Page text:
The Art of Burkina Faso
by Christopher D. Roy
University of Iowa
Jewelry in Brass and Stone
Although Freud is reported to have said "Sometimes a cigar is just a cigar," in most cases what appears to be jewelry from Burkina Faso is rarely just that. Most of the traditional people of Burkina Faso produce anklets, bracelets, rings and pendants of brass or other metals, or of ivory or stone. These were once worn by men, women and children to provide magical protection against disease and other misfortune caused by malevolent spirits. Few people now wear bracelets or anklets, and tons of these objects have been collected by itinerant merchants every year for decades to sell in the tourist markets of Ouagadougou, Bobo-Dioulasso and Abidjan. Nevertheless, many Burkinabes in rural villages continue to wear rings and pendants that provide supernatural protection.
Magical bracelets made for the Mossi include kambanga--small bracelets worn above the elbow, kalembanga--made of copper and iron twisted together and worn on the wrist to prevent eye diseases, zouwêra--twisted bracelets of solid silver or copper, karzouri--massive round bracelets that are fitted to the wrist with a great hammer and are almost impossible to remove, zusokadaga--which have a section that separates to permit the bracelet to be removed from the arm, and kobré--Saturn-shaped bracelets worn by the wives of chiefs. These last were being collected in great numbers in the mid-1970's, for many chiefs wives had recently stopped wearing them. Their function was to identify the woman as a royal wife so that commoner males would not speak to them and risk severe punishment. Mossi chiefs' wives also once wore cylindrical anklets called fodo, that covered from 10 to 20 centimeters of the lower leg.
Among the Mossi, brass and copper bracelets are cast by the nyogsê (sing. nyoga), brass casters who belong to the endogamous occupational caste of smiths. All casters use the "lost-wax" technique, with separate molds and crucibles.
Bwa women wear anklets made of aluminum or brass that are cast for them by Dafing smiths. These anklets are curved up at the front and back, and bear on the front a representation of the leaf mask that represents Do and an elaborate plaque at the back. There are additional geometric shapes cast in the "lost-wax" technique at intervals around the anklet. These anklets are worn by women whose families use leaf masks. When a woman becomes ill or cannot conceive a child, her brothers will commission such an anklet to provide her with the blessings of Do.
Mossi men who belong to families that use wooden masks often wear cast brass rings that bear tiny models of their masks to secure the protection of the spirit represented by the mask. Similarly the Nunuma, Winiama, and Nuna, like the Mossi, produce cast brass rings bearing tiny masks. These are worn only by men, and serve the same purpose as women's crescent pendants, to secure the blessings of the mask spirit. It is possible to identify the ethnic origin of a ring only by the style of the mask that is represented. In Nunuma villages identical rings are placed on the wooden stems of long tobacco pipes for purely decorative reasons. Some old pipes bear up to fifteen small masks. These pipes have been reproduced in enormous numbers for the tourists market by traditional craftsmen, but old examples are sometimes seen in rural villages.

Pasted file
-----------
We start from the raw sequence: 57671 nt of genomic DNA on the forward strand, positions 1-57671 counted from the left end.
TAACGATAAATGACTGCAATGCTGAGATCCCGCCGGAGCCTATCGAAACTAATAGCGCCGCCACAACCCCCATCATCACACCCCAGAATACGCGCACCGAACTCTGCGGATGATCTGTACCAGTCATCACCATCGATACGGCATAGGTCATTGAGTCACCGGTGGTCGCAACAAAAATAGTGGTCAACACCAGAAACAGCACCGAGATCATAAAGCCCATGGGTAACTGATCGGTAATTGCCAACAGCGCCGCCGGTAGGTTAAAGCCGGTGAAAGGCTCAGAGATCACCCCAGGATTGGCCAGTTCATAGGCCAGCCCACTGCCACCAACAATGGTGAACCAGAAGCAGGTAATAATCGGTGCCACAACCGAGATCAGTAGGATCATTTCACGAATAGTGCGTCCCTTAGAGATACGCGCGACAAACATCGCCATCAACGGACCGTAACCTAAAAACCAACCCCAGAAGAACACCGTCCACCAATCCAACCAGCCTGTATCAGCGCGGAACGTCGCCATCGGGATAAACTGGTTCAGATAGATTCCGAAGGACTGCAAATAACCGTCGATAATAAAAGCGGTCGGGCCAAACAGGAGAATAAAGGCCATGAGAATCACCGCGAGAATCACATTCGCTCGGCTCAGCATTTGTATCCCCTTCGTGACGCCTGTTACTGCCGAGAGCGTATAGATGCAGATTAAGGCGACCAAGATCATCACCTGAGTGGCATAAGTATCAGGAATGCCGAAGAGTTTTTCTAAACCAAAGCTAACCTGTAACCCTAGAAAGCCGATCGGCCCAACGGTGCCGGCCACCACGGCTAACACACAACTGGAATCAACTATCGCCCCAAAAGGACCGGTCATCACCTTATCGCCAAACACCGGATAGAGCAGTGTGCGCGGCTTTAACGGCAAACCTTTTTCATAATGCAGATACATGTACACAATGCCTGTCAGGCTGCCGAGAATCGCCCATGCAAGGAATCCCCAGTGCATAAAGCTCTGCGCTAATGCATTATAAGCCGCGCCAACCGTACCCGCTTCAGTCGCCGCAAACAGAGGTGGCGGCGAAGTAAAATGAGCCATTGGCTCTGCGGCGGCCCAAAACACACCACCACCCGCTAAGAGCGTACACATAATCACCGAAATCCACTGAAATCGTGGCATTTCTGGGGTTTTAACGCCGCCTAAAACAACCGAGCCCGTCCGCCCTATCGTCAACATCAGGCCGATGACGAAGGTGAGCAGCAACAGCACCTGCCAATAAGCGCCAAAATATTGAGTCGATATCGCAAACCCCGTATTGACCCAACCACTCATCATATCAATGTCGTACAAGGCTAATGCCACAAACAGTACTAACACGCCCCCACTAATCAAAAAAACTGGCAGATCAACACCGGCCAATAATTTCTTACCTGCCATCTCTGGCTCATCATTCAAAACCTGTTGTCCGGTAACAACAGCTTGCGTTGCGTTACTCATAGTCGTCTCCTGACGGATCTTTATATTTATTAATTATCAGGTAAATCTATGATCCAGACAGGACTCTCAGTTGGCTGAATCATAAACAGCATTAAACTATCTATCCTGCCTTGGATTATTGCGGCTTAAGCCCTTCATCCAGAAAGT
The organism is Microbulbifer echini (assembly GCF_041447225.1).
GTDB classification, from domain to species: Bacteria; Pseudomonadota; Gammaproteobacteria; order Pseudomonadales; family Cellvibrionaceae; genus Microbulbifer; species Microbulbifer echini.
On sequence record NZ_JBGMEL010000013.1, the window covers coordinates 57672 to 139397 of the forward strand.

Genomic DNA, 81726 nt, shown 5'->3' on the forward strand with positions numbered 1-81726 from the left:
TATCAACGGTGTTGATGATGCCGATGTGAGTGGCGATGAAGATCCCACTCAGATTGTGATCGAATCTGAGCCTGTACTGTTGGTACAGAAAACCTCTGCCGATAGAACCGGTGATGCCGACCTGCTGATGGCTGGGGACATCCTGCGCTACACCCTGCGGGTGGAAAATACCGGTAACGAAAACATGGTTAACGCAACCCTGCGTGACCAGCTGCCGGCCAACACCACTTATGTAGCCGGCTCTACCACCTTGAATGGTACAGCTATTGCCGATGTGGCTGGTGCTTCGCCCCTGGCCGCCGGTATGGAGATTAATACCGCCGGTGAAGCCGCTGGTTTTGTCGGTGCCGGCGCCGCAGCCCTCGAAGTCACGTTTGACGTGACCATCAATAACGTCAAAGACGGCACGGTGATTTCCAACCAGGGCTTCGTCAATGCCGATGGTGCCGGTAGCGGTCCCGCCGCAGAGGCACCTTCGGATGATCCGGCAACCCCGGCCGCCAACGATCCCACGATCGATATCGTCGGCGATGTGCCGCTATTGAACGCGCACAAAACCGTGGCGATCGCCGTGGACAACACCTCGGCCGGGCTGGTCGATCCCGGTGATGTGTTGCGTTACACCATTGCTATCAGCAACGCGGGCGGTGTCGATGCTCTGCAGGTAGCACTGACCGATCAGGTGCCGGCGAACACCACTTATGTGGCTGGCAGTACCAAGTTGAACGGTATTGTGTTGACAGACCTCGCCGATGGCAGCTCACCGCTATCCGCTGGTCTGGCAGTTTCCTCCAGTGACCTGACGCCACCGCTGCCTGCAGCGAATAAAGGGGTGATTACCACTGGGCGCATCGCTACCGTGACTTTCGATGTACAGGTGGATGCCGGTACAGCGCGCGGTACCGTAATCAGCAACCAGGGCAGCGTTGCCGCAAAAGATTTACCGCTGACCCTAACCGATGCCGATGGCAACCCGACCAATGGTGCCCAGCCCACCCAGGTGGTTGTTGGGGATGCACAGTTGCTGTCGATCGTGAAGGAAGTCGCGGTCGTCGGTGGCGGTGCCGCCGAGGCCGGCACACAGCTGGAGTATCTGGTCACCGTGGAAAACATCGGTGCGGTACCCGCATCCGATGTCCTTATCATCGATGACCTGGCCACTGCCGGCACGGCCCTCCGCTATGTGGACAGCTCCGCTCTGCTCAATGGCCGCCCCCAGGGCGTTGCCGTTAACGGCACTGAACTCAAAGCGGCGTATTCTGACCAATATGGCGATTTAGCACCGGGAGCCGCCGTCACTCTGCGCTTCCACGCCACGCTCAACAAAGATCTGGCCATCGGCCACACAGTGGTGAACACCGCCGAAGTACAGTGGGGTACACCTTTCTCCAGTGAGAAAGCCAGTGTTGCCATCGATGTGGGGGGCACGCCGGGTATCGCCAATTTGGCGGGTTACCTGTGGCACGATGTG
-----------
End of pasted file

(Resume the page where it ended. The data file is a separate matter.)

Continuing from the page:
Many Bwa wear pendant brass crescents with the ends turned down. These protect the wearers from disease, and very simple, small examples are still worn in large numbers by children. The most elaborate examples, frequently bearing miniature models of wooden masks, are worn by gurunsi women, especially in the north among the Nunuma. These are named tchienê lui ni benê "crescent shape with a figure," and again, like Bwa anklets, represent the mask owned by the wearer's family. A woman who is suffering some reproductive disease may consult a diviner, who tells her to seek the help of her family's protective spirit. She then returns to her father's home where her brothers commission a crescent bearing the family mask. The mask spirit may cure the woman after she returns to her husband's home. Similar brass crescents are worn by the Senufo, Lobi, Bobo, and other peoples in southern Burkina Faso.
Finally, the Tusyâ cast small groups of three to five figures that surmount a flat, triangular base. These are indistinguishable from Senufo brass figures and are used in the same ways, in divination and to protect the wearer from disease caused by malevolent spirits. Diviners shake a bowl containing small brass figures, cowries, animal parts, and other objects and toss them on the ground reading in the way they scatter the responses to the client's problems. The diviner may then prescribe a small brass pendant to be worn by the client to secure the blessings of whatever spirits have caused problems.
In the past, most Mossi men wore armlets above the elbow called kaka that were carved from a black stone with intricate white marbling. These were intended to protect the owner from disease, to make him handsome and attractive to women, and to give his wife many healthy children. The stone from which they were carved comes from Hombori, in Mali northeast of Bandiagara. The Mossi call Hombori "Manogo," and so the armlets are called manogokaka, or sometimes kugukaka (kugri = stone). The stone armlets are very expensive, and large numbers of imitations, made of black and white glass by the Nupe glass-makers of Bida, in northwestern Nigeria, are sold in markets all over Mossi country.